## Separate Kernel in 1D kernels

This function SEPARATEKERNEL will separate ( do decomposition of ) any

2D, 3D or nD kernel into 1D kernels. Of course only a sub-set of Kernels

are separable such as a Gaussian Kernel, but it will give approximations for non-separable kernels.

Separating a 3D or 5D image filter into 1D filters will give an large

speed-up in image filtering with for instance the function imfilter.

[K1 KN ERR]=SeparateKernel(H);

inputs,

H : The 2D, 3D ..., ND kernel

outputs,

K1 : Cell array with the 1D kernels

KN : Approximation of the ND input kernel by the 1D kernels

ERR : The sum of absolute difference between approximation and input kernel

.

.

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How the algorithm works

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If we have a separable kernel like

H = [1 2 1

2 4 2

3 6 3];

We like to solve unknown 1D kernels,

a=[a(1) a(2) a(3)]

b=[b(1) b(2) b(3)]

We know that,

H = a'*b

b(1) b(2) b(3)

--------------------

a(1)|h(1,1) h(1,2) h(1,3)

a(2)|h(2,1) h(2,2) h(2,3)

a(3)|h(3,1) h(3,2) h(3,3)

Thus,

h(1,1) == a(1)*b(1)

h(2,1) == a(2)*b(1)

h(3,1) == a(3)*b(1)

h(4,1) == a(1)*b(2)

...

We want to solve this by using fast matrix (least squares) math,

c = M * d;

c a column vector with all kernel values H

d a column vector with the unknown 1D kernels

But matrices "add" values and we have something like h(1,1) == a(1)*b(1);

We solve this by taking the log at both sides(We replace zeros by a small value. Whole lines/planes of zeros are

removed at forehand and re-added afterwards)

log( h(1,1) ) == log(a(1)) + log b(1))

The matrix is something like this,

a1 a2 a3 b1 b2 b3

M = [1 0 0 1 0 0; h11

0 1 0 1 0 0; h21

0 0 1 1 0 0; h31

1 0 0 0 1 0; h21

0 1 0 0 1 0; h22

0 0 1 0 1 0; h23

1 0 0 0 0 1; h31

0 1 0 0 0 1; h32

0 0 1 0 0 1]; h33

Least squares solution

d = exp(M\log(c))

with the 1D kernels

[a(1);a(2);a(3);b(1);b(2);b(3)] = d

.

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The Problem of Negative Values

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The log of a negative value is possible it gives a complex value, log(-1) = i*pi

if we take the expontential it is back to the old value, exp(i*pi) = -1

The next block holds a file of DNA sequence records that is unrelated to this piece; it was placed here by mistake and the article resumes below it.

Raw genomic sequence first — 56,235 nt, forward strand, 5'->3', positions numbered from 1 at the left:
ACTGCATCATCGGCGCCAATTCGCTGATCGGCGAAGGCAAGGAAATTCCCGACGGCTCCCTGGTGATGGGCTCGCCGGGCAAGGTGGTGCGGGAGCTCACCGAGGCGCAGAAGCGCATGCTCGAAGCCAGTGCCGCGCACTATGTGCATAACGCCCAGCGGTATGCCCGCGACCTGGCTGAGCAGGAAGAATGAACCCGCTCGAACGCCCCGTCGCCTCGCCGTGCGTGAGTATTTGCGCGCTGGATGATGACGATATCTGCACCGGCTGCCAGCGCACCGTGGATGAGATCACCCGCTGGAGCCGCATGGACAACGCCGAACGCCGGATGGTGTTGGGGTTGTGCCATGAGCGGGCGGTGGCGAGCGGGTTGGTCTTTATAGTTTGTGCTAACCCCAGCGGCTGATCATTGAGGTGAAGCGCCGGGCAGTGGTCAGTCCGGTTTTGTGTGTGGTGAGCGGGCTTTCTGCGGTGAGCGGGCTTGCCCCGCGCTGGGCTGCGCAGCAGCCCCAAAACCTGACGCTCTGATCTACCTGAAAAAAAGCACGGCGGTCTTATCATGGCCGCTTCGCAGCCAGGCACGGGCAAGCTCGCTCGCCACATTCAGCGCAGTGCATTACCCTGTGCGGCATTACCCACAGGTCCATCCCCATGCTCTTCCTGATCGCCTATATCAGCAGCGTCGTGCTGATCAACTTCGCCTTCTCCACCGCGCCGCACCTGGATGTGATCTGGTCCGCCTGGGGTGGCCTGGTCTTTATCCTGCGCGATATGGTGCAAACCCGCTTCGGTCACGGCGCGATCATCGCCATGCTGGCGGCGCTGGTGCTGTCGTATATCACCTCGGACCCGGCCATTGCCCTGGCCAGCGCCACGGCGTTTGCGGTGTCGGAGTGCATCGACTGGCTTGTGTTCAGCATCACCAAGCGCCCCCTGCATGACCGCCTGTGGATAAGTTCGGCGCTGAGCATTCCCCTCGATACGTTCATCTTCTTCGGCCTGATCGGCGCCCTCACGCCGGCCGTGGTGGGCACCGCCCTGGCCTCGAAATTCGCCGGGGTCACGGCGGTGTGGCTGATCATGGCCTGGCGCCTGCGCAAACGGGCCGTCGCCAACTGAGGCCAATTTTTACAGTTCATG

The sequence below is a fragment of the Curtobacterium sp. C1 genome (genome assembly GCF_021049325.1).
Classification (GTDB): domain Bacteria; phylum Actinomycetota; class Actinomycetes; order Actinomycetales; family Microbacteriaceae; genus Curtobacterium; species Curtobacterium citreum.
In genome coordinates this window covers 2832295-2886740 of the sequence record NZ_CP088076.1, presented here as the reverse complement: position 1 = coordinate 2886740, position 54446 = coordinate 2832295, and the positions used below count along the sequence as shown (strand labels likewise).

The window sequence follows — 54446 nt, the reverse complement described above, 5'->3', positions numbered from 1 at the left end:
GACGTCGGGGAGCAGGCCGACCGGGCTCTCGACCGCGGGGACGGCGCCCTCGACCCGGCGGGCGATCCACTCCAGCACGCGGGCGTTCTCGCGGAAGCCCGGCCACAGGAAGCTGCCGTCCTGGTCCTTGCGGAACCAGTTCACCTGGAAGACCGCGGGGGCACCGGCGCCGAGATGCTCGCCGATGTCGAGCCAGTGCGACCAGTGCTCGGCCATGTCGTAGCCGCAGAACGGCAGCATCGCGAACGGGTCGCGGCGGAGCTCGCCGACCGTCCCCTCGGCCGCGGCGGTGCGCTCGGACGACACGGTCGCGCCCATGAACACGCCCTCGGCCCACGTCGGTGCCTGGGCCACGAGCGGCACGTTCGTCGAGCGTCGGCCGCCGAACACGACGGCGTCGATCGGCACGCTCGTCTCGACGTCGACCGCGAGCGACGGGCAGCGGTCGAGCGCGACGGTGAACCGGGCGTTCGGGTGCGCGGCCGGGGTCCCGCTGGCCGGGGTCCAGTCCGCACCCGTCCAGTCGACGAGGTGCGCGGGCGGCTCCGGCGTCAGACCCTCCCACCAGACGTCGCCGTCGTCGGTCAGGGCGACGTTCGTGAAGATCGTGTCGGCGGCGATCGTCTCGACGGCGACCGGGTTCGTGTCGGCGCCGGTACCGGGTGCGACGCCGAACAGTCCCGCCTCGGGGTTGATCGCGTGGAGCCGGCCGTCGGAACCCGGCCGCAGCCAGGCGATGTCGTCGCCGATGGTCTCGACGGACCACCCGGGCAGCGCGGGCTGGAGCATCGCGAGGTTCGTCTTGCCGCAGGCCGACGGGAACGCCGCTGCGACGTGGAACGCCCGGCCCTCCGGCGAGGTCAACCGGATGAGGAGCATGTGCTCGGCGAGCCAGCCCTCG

But if we use the solver with on of the 1D vectors we get something like, this :

input | result | abs(result) | angle(result)

-1 | -0.0026 + 0.0125i | 0.0128 | 1.7744

2 | 0.0117 + 0.0228i | 0.0256 | 1.0958

-3 | -0.0078 + 0.0376i | 0.0384 | 1.7744

4 | 0.0234 + 0.0455i | 0.0512 | 1.0958

5 | 0.0293 + 0.0569i | 0.0640 | 1.0958

The absolute value is indeed correct (difference in scale is compensated

by the other 1D vectors)

As you can see the angle is correlated with the sign of the values. But I

didn't found the correlation yet. For some matrices it is something like

sign=mod(angle(solution)*scale,pi) == pi/2;

In the current algorithm, we just flip the 1D kernel values one by one.

The sign change which gives the smallest error is permanently swapped.

Until swapping signs no longer decreases the error

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Alternative SVD Method

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Cris Luengo made the same function but then based on the SVD of 2D kernels. His algorithm is faster with large kernels (because SVD is an build-in function), an deals more elegant with negative and zero values.

http://www.mathworks.com/matlabcentral/fileexchange/28238-kernel-decomposition

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Question

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If someone knows the mathematical / analytical solution for finding the signs of the 1D filter kernels, please let me know.

### Cite As

Dirk-Jan Kroon (2023). Separate Kernel in 1D kernels (https://www.mathworks.com/matlabcentral/fileexchange/28218-separate-kernel-in-1d-kernels), MATLAB Central File Exchange. Retrieved .

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**Inspired:**
Kernel decomposition

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